How to Prepare Financially for the Unexpected
Making your money work no matter what happens takes a lot of planning. In many ways, you need to be prepared for the unexpected and be ready to take on financial burdens you didn’t really want.
While you might factor in many expensive life events from a young age, it is also important to be ready for the unfortunate events like potential accidents, redundancy or economic hardship. For all that it is never particularly fun to think about this kind of thing, preparation is key.
Getting the Right Advice
Knowing who to talk to and who can give you the best advice is crucial for your financial health. You may not realise that you are entitled to compensation before you speak to an injury lawyer, for example, or you may be persuaded to put your savings into a bad scheme if you don’t double check with a trusted financial advisor first.
Fund and money management doesn’t have to be complicated but if you are still learning how best to manage your finances then asking someone else is always a good idea. Plenty of professional advisors will happily help you set up accounts and make a financial plan. Sites like Investopedia are also great.
Building Up Your Savings
The best way to prepare for any financial uncertainty is to plan ahead. In essence, you should save up according to the perceived risk and the possible cost but in reality, you should simply be saving as much as you can without having a massive impact on your lifestyle.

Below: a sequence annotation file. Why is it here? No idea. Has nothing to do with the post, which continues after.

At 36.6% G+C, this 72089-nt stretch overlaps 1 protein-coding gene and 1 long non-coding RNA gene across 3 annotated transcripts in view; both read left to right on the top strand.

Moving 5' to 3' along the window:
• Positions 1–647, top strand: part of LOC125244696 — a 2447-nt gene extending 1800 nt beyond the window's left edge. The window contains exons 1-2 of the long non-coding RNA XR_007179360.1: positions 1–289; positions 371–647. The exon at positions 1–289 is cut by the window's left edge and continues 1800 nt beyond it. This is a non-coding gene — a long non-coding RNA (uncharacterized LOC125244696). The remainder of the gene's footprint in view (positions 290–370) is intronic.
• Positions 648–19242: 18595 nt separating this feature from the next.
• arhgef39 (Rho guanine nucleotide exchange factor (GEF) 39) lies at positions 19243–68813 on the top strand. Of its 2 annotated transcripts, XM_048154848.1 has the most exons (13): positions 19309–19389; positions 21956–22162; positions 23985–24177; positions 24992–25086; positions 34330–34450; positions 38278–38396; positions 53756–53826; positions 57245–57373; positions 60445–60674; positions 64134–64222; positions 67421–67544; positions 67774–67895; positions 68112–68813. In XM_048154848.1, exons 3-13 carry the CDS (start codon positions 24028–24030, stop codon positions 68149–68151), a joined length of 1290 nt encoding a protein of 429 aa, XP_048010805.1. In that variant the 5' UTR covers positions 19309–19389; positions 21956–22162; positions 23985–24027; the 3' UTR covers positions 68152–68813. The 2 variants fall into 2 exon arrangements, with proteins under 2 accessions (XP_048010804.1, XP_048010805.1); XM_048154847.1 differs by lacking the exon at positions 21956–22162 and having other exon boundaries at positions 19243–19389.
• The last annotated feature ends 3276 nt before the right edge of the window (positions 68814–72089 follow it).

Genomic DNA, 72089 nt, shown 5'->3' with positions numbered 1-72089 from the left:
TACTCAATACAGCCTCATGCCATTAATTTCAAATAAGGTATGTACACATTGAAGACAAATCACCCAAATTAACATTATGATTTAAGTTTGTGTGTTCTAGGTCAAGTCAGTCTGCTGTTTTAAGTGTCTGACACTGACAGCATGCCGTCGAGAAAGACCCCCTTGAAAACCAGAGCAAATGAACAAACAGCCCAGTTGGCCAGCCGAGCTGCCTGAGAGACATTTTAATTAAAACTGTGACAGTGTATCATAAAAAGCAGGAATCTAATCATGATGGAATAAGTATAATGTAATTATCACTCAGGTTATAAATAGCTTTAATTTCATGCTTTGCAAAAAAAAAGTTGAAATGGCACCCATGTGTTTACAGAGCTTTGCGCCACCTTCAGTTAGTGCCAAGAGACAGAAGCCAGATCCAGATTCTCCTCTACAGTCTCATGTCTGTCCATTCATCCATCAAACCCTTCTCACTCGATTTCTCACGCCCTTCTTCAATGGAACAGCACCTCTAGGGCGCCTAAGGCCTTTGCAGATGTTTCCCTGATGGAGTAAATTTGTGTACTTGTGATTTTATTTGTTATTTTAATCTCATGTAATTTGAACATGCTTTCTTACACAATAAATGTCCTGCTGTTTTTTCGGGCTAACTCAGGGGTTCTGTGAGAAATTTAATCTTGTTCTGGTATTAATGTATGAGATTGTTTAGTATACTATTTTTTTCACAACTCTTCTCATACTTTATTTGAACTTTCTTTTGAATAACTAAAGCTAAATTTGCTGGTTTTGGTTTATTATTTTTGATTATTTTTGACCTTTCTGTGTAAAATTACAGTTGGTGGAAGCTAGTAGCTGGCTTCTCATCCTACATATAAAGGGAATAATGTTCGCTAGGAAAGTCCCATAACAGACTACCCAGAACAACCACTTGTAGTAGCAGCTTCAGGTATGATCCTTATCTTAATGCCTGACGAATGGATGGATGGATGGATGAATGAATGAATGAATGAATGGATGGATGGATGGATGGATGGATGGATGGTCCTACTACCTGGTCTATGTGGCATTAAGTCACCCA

Everyone should have an emergency fund of some kind. How much you choose to put in your emergency fund will probably not be the same as someone else. If you are in a job with little security, you should probably aim for a few months wages in savings to keep you afloat. On the other hand, if you have assets that would be easy to sell (like business shares) you might choose to view that as part of your emergency fund.
Turn Saving into a Lifestyle Choice
Even once you have an emergency fund, you should continue to save a sensible amount each month. For example, the 10% rule works quite well for most people but it won’t necessarily fit perfectly with your situation. This rule is usually used to build savings for retirement, but frankly, you can use it to save for anything.
Saving is definitely a lifestyle choice and the more you can do to automate your savings, the less painful it will be each month. In fact, you will be surprised by how quickly you get used to not having that money to spend, whether you choose to put money into your savings on a weekly or monthly basis.
No-one ever plans to have an accident or a financial dip but having the money in savings just in case is a big reassurance. That money will always come in useful for something and having it on hand is far better than getting into debt because you didn’t plan properly.